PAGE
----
Today I have made a different choice.

Of course, there seems to be little bipartisan support for impeachment. The political scene is marked by narrow and sometimes superficial partisanship, especially among Republicans, and a lack of courage and statesmanship on the part of too many Democratic politicians. So the chances of a bipartisan impeachment and conviction are not promising.

But what are the facts?

Bush and Cheney are clearly guilty of numerous impeachable offenses. They have repeatedly violated the Constitution. They have transgressed national and international law. They have lied to the American people time after time. Their conduct and their barbaric policies have reduced our beloved country to a historic low in the eyes of people around the world. These are truly "high crimes and misdemeanors," to use the constitutional standard.

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Iran Downplays Persian Gulf Incident With U.S.
2008-01-07 16:18:06
Iran's Foreign Ministry said Monday that a confrontation between Iranian boats and U.S. Navy ships in the Persian Gulf over the weekend was "something normal" and was resolved. It suggested the Iranian boats had not recognized the U.S. vessels.

The Pentagon said that in the incident early Sunday, five small Iranian boats repeatedly "charged" U.S. warships in the Gulf's Hormuz Strait and dropped boxes in the water. The boats warned the U.S. ships that they would set up "explosions," said a U.S. Defense Department official.

The U.S. craft were on the verge of opening fire when the Iranian boats fled, said the official, calling the incidident "the most serious provocation of its sort" in the Gulf. The official spoke on condition of anonymity because he was not authorized to speak on the record.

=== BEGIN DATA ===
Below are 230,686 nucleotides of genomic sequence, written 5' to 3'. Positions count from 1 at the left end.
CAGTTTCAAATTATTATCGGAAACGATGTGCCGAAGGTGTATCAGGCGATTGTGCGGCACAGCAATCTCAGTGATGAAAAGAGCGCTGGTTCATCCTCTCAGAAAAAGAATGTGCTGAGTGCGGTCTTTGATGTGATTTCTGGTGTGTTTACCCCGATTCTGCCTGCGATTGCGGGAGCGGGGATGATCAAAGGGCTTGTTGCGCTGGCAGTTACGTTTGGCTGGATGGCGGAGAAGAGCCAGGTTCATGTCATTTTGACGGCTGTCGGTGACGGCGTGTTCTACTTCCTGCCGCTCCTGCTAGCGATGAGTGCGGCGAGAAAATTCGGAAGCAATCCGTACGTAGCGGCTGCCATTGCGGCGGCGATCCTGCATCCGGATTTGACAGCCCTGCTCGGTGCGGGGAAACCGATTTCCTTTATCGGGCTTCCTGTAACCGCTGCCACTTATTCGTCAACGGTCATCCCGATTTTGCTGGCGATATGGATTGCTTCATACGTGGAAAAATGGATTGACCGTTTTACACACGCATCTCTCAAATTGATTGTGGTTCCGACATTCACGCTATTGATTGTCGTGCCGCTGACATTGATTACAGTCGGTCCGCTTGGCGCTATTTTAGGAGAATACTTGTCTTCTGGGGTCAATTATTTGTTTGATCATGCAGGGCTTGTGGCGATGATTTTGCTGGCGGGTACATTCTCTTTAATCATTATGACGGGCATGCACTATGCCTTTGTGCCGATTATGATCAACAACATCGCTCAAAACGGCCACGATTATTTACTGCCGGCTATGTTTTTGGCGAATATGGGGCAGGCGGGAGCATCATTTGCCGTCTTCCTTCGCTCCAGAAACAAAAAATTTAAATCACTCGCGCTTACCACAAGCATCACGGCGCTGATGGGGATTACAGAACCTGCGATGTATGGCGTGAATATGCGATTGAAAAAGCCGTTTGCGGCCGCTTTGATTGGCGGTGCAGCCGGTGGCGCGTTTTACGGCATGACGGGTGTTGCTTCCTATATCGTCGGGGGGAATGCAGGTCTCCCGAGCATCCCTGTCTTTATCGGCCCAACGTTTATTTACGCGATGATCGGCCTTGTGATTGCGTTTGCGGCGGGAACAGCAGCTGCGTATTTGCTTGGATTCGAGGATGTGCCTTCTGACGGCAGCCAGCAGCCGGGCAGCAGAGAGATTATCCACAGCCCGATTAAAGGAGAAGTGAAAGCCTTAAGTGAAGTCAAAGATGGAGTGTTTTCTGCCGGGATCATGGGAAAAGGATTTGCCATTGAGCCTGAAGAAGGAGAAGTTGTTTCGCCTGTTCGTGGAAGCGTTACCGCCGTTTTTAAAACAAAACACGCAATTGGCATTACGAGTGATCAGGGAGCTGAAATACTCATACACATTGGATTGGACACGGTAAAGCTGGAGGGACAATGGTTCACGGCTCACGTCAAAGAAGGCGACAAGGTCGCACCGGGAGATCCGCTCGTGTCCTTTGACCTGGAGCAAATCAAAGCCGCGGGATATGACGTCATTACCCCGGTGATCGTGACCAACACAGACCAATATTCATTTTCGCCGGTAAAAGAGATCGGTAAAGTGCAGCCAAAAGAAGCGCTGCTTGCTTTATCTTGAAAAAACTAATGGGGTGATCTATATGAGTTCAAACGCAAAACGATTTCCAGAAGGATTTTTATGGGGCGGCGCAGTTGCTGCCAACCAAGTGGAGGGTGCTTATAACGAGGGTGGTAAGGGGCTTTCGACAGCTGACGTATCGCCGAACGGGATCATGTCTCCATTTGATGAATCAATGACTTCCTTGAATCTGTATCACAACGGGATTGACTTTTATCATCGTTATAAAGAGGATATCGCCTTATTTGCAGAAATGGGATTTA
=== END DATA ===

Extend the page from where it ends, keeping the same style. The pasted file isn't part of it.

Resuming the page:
Iranian Foreign Ministry spokesman Mohammed Ali Hosseini played down the incident, suggesting it was an issue of mistaken identity. He did not comment on the U.S. claims of the Iranian boats' actions.

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Rising Oil, Energy Costs Top Concerns In One New Hampshire Town
2008-01-07 16:17:08
People in Hillsborough treasure their rugged surroundings and relative isolation in the hills of southwestern New Hampshire. They welcome winter, and consider their distance from urban sprawl a clear advantage.

Yet, for many, the benefits of living in rural New Hampshire have also become burdens. Gasoline and home heating oil are no longer comfortably affordable, especially for the roughly 60 percent of residents who commute more than 25 miles to work. Of about two dozen people interviewed here in recent weeks, nearly all said energy policy was a top concern as they looked to the presidential primary on Tuesday. Some said they had bought wood-pellet stoves to supplement oil heat; others said they had looked into installing solar panels or even living off the grid, with no reliance on public utilities.

“Oil affects everything,” said Paris Wells, who owns the Central Square Ice Cream Shoppe on Main Street. “We need someone in office who’s going to look seriously at alternative power of some form.”

Wells said he was spending more than $1,000 a month on heating oil in winter, which, judging from the estimates others gave, is within the norm. New Hampshire is more dependent on oil heat than any state except Maine and Vermont, according to the Energy Information Administration, with 58 percent of homes using it. The average national cost of home heating oil was $3.34 a gallon last month, up from $2.44 a year earlier.